I made my way to Miller’s (a restaurant on the Downtown Mall) on a Saturday night to hear some live music. According to my waitress, Miller’s have live performances every night. On this particular night the Fustics (pronounced few-tics) were performing. I actually got a chance to speak with Ronn (the drummer) to get some quick facts about the group. The Fustics is an Americana band from Wilmington, North Carolina. It consists of four musicians: Ronn on drums, Brad on vocals and acoustic guitar, Paul “The Professor” on bass, and Calloway on lead guitar. The band consists of three White males and one Prussian male. Ronn stated that the band was constantly changing and went through four bass players, 3 guitarists, and a keyboard player that recently quit. This present group of four is the most solid line-up the band has ever had.
When I first heard the music I could not define the genre. I heard a mixture of jazz, rock, and blues, but did not know what to call it. After talking to Ronn, he told me that they fall under the genre known as Americana and that their music tends to be a mixture of country blues, folk, jazz, and funk. The music had a collaborative, yet distinctive sound. The music was very upbeat and the beat of the drums was usually dragged out at the end of a few songs. The tapping of the cymbals emphasized the sound of the drums. Some of the songs also feature guitar solos where you really got to hear the power of the instrument. It was at this time that the music reminded me of rock. And there were times when a guitar was played to convey the “folk” aspect of the music. Although the genre was new to me, one song I did recognize was “You Can’t Always Get What You Want” which was originally sung by the Rolling Stones. What is weird is that the lyrics, more so than the music allowed me to identify with the song. The music was a little different than the original because they added their special touch.
The band did not seem to have much interaction with the audience. I believe this was due to the confined area in which they were performing. The stage area was very small and was only big enough for their equipment; they could hardly move around. However, the band did give a birthday tribute to a woman in the audience. Also, during intermission, Ronn was very inviting when I asked him questions about the band; in fact he was glad to contribute to my concert report. So in all, the band had little interaction with the audience as a whole, but through conversation Ronn came across as was very laid back and funny guy.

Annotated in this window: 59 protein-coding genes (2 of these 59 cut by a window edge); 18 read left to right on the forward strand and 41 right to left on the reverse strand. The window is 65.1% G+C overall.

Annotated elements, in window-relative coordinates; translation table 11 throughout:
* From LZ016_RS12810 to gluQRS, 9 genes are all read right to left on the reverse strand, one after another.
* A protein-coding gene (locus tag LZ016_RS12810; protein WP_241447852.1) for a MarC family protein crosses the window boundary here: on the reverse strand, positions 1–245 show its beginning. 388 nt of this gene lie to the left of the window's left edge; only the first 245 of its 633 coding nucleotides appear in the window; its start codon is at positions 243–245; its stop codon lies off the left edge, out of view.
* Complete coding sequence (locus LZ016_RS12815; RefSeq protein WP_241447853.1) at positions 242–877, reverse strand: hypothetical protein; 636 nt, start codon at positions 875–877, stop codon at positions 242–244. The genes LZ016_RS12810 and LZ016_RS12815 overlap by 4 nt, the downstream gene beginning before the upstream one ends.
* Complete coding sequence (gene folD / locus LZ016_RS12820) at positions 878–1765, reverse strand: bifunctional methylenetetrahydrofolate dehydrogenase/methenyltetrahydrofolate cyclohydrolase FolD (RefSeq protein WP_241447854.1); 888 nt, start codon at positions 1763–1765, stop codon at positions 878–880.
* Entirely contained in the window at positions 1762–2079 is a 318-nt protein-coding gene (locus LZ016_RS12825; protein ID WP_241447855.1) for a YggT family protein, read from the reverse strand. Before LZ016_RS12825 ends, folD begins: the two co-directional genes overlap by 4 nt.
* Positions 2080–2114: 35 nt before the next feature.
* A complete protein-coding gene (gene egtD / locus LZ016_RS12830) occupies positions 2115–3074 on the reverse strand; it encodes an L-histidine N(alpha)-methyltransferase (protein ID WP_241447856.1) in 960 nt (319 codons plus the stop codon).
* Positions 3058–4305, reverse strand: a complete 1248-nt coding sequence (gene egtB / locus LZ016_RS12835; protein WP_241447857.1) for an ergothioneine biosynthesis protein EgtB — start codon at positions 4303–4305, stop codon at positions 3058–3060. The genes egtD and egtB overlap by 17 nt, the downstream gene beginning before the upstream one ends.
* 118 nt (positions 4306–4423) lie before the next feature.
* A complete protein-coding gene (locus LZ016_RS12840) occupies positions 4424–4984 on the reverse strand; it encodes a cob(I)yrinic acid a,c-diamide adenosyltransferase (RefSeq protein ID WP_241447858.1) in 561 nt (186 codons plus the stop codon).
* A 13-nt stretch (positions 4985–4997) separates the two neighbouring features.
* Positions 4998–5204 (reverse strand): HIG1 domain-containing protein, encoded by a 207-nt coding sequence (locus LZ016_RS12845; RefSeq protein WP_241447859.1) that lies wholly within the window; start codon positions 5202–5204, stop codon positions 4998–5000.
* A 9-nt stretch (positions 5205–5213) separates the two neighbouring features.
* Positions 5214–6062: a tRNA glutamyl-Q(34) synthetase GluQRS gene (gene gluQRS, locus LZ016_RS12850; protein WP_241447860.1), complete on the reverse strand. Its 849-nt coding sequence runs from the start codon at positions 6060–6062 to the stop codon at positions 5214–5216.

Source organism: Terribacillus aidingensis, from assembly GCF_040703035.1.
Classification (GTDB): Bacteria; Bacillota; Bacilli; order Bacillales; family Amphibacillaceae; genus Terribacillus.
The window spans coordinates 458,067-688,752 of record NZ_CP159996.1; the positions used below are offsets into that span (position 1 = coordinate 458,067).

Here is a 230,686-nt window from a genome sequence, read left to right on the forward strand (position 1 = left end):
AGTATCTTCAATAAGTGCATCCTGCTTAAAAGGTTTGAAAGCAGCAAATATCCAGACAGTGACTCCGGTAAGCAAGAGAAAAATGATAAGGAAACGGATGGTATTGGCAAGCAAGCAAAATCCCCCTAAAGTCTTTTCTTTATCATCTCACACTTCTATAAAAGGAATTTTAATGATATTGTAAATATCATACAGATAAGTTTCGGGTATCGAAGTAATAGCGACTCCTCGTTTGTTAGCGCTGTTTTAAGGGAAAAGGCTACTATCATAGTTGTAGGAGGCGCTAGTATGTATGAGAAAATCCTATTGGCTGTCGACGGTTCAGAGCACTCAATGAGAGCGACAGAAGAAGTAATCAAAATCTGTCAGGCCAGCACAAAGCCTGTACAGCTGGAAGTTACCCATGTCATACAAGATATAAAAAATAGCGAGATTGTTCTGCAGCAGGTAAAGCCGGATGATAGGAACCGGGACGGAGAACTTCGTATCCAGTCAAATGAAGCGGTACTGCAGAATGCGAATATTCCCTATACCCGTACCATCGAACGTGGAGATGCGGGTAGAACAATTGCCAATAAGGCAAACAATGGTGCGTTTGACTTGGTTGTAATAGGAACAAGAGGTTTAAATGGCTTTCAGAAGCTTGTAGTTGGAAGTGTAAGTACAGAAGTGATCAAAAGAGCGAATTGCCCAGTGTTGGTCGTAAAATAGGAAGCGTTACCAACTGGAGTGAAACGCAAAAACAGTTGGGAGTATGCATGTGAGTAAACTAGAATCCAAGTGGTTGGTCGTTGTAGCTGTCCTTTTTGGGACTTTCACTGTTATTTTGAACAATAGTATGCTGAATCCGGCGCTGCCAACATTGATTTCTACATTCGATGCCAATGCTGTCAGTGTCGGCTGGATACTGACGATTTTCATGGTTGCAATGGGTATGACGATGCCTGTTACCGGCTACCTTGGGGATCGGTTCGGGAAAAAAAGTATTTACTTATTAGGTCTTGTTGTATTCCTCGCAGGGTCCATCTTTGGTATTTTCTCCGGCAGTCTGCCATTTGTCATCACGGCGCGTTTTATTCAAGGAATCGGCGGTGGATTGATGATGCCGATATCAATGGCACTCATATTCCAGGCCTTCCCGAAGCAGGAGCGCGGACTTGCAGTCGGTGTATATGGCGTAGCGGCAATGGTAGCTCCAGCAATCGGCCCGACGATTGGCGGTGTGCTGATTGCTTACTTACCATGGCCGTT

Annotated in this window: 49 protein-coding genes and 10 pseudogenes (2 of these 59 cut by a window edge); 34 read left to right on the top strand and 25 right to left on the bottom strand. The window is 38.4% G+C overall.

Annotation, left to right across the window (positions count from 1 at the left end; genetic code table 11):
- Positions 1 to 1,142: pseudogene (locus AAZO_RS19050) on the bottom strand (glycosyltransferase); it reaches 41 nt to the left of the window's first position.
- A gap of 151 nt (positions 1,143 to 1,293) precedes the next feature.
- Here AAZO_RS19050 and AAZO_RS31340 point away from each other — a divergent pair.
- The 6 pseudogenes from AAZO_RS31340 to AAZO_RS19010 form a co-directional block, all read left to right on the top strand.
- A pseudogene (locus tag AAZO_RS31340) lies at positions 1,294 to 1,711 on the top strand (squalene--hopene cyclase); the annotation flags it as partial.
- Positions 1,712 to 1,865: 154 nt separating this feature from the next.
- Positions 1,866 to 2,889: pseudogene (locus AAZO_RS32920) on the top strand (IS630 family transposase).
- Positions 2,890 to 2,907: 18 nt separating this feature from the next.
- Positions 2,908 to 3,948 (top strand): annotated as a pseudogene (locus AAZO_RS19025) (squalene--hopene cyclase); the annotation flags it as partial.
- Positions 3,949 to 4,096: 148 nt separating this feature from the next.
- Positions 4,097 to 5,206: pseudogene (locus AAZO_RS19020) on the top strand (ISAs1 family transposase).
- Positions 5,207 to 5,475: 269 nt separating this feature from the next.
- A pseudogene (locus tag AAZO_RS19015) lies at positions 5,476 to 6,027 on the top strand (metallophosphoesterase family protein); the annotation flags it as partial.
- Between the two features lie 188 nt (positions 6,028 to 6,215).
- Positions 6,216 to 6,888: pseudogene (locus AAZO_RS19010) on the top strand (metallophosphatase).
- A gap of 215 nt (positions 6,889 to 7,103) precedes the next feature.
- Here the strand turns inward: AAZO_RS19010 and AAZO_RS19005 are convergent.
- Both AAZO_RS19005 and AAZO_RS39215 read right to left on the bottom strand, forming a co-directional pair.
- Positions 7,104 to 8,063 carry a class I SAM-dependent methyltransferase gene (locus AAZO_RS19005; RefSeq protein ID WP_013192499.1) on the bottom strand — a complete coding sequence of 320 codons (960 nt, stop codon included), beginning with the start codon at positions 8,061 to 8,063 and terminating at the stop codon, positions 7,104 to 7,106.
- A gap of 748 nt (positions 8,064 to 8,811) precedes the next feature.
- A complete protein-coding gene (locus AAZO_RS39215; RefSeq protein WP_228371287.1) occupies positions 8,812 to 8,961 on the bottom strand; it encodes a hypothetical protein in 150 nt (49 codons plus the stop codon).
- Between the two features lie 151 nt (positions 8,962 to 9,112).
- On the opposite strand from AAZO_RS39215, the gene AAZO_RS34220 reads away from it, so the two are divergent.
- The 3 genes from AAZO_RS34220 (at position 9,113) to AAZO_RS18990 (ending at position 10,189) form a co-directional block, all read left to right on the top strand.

One of the first things I noticed when I walked into the restaurant was the audience’s interaction to the music being performed. There were three women who stood near the stage area dancing freely to the music. Others either stood by the bar or were sitting down at tables enjoying the music. As far as the demographics of the audience, I would have to say the audience was predominantly White men and women and the ages ranged from 20’s to 40’s. Also, those living in the Charlottesville community (townies) and/or graduates students seem to make up the bulk of the audience. Everyone (including the band) was casually dressed for the most part except for a group that arrived later in suits and dresses as if they had just came from a special occasion. The audience was very courteous. At the end of each song the audience would applaud and others would even shout out a “WOOOOOO!” indicating the song was a hit.
Members of the audience were organized into cliques for the most part while others would mingle. The restaurant’s atmosphere set a clam/laid back tone. Therefore, the audience was not that intense or in close proximity as they would have been at a “big” concert. They clearly went to the restaurant to socialize while listening to some good music. People did converse with one another, but nothing more. The most interaction within the audience was the three women dancing among each other, who I might add had three different rhythms.
In all, this was a unique experience on the Downtown Mall and the music was not bad at all. This genre has broadened my horizon on music.